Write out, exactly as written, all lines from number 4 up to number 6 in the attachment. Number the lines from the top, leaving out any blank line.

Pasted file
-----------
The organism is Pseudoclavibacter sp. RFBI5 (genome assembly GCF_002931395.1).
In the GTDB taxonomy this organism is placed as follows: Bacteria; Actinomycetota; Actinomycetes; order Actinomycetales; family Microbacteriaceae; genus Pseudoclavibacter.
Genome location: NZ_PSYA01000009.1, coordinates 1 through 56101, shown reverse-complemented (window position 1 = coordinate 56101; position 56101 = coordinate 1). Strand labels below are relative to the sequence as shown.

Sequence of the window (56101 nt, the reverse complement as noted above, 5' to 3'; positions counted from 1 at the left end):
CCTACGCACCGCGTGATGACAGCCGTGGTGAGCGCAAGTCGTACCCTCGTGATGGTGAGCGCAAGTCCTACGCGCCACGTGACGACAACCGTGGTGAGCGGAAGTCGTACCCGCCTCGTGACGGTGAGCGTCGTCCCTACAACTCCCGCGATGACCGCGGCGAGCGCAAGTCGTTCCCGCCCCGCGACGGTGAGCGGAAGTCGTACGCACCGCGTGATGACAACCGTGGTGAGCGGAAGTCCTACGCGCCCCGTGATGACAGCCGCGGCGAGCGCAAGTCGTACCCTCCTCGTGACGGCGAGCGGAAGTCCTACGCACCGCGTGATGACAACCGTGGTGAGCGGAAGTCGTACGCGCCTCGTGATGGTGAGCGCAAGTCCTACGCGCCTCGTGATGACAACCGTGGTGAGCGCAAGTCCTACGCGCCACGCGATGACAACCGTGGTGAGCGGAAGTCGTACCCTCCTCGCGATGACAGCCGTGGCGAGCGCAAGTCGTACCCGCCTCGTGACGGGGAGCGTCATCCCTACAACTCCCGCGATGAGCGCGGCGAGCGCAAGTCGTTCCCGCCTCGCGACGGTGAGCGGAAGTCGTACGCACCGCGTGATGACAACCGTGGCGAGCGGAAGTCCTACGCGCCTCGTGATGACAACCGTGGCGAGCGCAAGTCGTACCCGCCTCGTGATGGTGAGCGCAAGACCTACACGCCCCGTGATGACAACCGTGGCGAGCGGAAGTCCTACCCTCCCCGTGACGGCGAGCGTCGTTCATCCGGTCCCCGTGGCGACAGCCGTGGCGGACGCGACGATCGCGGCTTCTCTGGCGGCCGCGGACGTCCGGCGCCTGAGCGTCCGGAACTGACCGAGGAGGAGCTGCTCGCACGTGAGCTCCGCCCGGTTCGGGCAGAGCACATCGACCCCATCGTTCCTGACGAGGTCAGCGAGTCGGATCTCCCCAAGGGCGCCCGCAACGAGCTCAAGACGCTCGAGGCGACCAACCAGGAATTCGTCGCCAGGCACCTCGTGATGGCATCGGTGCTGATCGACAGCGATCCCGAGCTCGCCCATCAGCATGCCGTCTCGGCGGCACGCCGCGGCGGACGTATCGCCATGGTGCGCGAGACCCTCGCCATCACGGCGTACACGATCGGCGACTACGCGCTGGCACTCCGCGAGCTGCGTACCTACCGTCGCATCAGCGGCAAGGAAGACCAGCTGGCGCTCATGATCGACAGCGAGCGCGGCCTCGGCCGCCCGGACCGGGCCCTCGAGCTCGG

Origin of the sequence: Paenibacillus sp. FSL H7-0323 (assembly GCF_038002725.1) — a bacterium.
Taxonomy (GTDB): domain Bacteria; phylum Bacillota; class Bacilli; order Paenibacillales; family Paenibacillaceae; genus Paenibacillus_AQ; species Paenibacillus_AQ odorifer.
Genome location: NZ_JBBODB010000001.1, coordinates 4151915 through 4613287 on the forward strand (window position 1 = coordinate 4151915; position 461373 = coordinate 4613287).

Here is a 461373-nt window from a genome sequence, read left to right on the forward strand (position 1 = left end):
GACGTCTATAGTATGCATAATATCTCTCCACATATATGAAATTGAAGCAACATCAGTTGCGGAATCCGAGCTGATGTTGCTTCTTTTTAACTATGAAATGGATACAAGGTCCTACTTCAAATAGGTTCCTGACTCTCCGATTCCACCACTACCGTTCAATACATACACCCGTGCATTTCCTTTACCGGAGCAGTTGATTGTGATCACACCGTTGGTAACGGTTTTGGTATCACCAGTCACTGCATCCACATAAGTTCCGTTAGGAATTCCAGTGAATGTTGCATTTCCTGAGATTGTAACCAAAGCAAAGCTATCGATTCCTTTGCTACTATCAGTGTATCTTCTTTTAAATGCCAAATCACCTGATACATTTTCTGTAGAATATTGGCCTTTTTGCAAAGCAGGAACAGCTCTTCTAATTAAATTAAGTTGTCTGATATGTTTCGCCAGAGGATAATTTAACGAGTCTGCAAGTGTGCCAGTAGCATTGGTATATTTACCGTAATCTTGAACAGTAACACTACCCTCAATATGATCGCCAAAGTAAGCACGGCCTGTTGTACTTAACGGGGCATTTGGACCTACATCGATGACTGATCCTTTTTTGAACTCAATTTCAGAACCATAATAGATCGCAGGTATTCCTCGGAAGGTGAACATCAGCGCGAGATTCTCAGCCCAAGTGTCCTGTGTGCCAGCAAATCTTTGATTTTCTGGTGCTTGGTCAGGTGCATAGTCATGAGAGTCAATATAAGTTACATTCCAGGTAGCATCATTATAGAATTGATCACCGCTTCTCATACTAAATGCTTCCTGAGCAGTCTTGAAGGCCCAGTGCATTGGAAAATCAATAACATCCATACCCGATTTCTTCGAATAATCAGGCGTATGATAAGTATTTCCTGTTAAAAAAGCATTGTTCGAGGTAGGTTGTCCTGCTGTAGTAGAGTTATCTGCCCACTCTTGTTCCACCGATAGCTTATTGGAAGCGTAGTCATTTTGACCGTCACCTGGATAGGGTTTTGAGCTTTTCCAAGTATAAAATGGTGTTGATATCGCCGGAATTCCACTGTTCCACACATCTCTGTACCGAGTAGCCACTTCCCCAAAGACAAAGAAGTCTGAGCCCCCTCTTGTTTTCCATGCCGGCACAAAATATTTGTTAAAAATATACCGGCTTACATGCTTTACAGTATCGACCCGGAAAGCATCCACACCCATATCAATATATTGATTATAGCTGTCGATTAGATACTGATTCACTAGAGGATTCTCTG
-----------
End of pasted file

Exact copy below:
Sequence of the window (56101 nt, the reverse complement as noted above, 5' to 3'; positions counted from 1 at the left end):
CCTACGCACCGCGTGATGACAGCCGTGGTGAGCGCAAGTCGTACCCTCGTGATGGTGAGCGCAAGTCCTACGCGCCACGTGACGACAACCGTGGTGAGCGGAAGTCGTACCCGCCTCGTGACGGTGAGCGTCGTCCCTACAACTCCCGCGATGACCGCGGCGAGCGCAAGTCGTTCCCGCCCCGCGACGGTGAGCGGAAGTCGTACGCACCGCGTGATGACAACCGTGGTGAGCGGAAGTCCTACGCGCCCCGTGATGACAGCCGCGGCGAGCGCAAGTCGTACCCTCCTCGTGACGGCGAGCGGAAGTCCTACGCACCGCGTGATGACAACCGTGGTGAGCGGAAGTCGTACGCGCCTCGTGATGGTGAGCGCAAGTCCTACGCGCCTCGTGATGACAACCGTGGTGAGCGCAAGTCCTACGCGCCACGCGATGACAACCGTGGTGAGCGGAAGTCGTACCCTCCTCGCGATGACAGCCGTGGCGAGCGCAAGTCGTACCCGCCTCGTGACGGGGAGCGTCATCCCTACAACTCCCGCGATGAGCGCGGCGAGCGCAAGTCGTTCCCGCCTCGCGACGGTGAGCGGAAGTCGTACGCACCGCGTGATGACAACCGTGGCGAGCGGAAGTCCTACGCGCCTCGTGATGACAACCGTGGCGAGCGCAAGTCGTACCCGCCTCGTGATGGTGAGCGCAAGACCTACACGCCCCGTGATGACAACCGTGGCGAGCGGAAGTCCTACCCTCCCCGTGACGGCGAGCGTCGTTCATCCGGTCCCCGTGGCGACAGCCGTGGCGGACGCGACGATCGCGGCTTCTCTGGCGGCCGCGGACGTCCGGCGCCTGAGCGTCCGGAACTGACCGAGGAGGAGCTGCTCGCACGTGAGCTCCGCCCGGTTCGGGCAGAGCACATCGACCCCATCGTTCCTGACGAGGTCAGCGAGTCGGATCTCCCCAAGGGCGCCCGCAACGAGCTCAAGACGCTCGAGGCGACCAACCAGGAATTCGTCGCCAGGCACCTCGTGATGGCATCGGTGCTGATCGACAGCGATCCCGAGCTCGCCCATCAGCATGCCGTCTCGGCGGCACGCCGCGGCGGACGTATCGCCATGGTGCGCGAGACCCTCGCCATCACGGCGTACACGATCGGCGACTACGCGCTGGCACTCCGCGAGCTGCGTACCTACCGTCGCATCAGCGGCAAGGAAGACCAGCTGGCGCTCATGATCGACAGCGAGCGCGGCCTCGGCCGCCCGGACCGGGCCCTCGAGCTCGG

Origin of the sequence: Paenibacillus sp. FSL H7-0323 (assembly GCF_038002725.1) — a bacterium.